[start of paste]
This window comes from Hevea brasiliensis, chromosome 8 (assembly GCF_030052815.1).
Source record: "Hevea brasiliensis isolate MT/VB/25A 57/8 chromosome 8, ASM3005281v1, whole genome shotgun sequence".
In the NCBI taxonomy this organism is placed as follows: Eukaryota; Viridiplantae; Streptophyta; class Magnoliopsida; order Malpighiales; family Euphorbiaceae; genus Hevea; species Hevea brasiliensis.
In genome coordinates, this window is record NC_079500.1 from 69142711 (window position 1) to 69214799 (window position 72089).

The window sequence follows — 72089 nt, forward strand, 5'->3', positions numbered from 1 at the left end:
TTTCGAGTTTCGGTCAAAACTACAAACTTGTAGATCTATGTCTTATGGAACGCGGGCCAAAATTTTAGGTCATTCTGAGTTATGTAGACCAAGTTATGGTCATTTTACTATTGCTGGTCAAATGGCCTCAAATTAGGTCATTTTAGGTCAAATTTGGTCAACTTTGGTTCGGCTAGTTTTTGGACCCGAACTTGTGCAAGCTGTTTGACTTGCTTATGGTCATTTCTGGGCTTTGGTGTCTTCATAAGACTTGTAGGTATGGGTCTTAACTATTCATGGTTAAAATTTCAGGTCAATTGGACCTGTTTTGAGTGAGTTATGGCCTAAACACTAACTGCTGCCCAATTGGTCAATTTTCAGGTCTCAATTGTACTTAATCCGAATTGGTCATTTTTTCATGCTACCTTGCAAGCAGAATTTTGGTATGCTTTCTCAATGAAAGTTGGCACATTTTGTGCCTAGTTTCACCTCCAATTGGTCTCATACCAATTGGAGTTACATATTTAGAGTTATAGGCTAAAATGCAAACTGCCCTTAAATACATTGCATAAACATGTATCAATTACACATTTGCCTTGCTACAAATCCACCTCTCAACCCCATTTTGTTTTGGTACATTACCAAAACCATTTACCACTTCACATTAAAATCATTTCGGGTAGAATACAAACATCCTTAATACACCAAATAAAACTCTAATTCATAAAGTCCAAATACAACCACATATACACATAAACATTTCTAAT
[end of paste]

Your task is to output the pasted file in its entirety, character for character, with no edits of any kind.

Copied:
This window comes from Hevea brasiliensis, chromosome 8 (assembly GCF_030052815.1).
Source record: "Hevea brasiliensis isolate MT/VB/25A 57/8 chromosome 8, ASM3005281v1, whole genome shotgun sequence".
In the NCBI taxonomy this organism is placed as follows: Eukaryota; Viridiplantae; Streptophyta; class Magnoliopsida; order Malpighiales; family Euphorbiaceae; genus Hevea; species Hevea brasiliensis.
In genome coordinates, this window is record NC_079500.1 from 69142711 (window position 1) to 69214799 (window position 72089).

The window sequence follows — 72089 nt, forward strand, 5'->3', positions numbered from 1 at the left end:
TTTCGAGTTTCGGTCAAAACTACAAACTTGTAGATCTATGTCTTATGGAACGCGGGCCAAAATTTTAGGTCATTCTGAGTTATGTAGACCAAGTTATGGTCATTTTACTATTGCTGGTCAAATGGCCTCAAATTAGGTCATTTTAGGTCAAATTTGGTCAACTTTGGTTCGGCTAGTTTTTGGACCCGAACTTGTGCAAGCTGTTTGACTTGCTTATGGTCATTTCTGGGCTTTGGTGTCTTCATAAGACTTGTAGGTATGGGTCTTAACTATTCATGGTTAAAATTTCAGGTCAATTGGACCTGTTTTGAGTGAGTTATGGCCTAAACACTAACTGCTGCCCAATTGGTCAATTTTCAGGTCTCAATTGTACTTAATCCGAATTGGTCATTTTTTCATGCTACCTTGCAAGCAGAATTTTGGTATGCTTTCTCAATGAAAGTTGGCACATTTTGTGCCTAGTTTCACCTCCAATTGGTCTCATACCAATTGGAGTTACATATTTAGAGTTATAGGCTAAAATGCAAACTGCCCTTAAATACATTGCATAAACATGTATCAATTACACATTTGCCTTGCTACAAATCCACCTCTCAACCCCATTTTGTTTTGGTACATTACCAAAACCATTTACCACTTCACATTAAAATCATTTCGGGTAGAATACAAACATCCTTAATACACCAAATAAAACTCTAATTCATAAAGTCCAAATACAACCACATATACACATAAACATTTCTAAT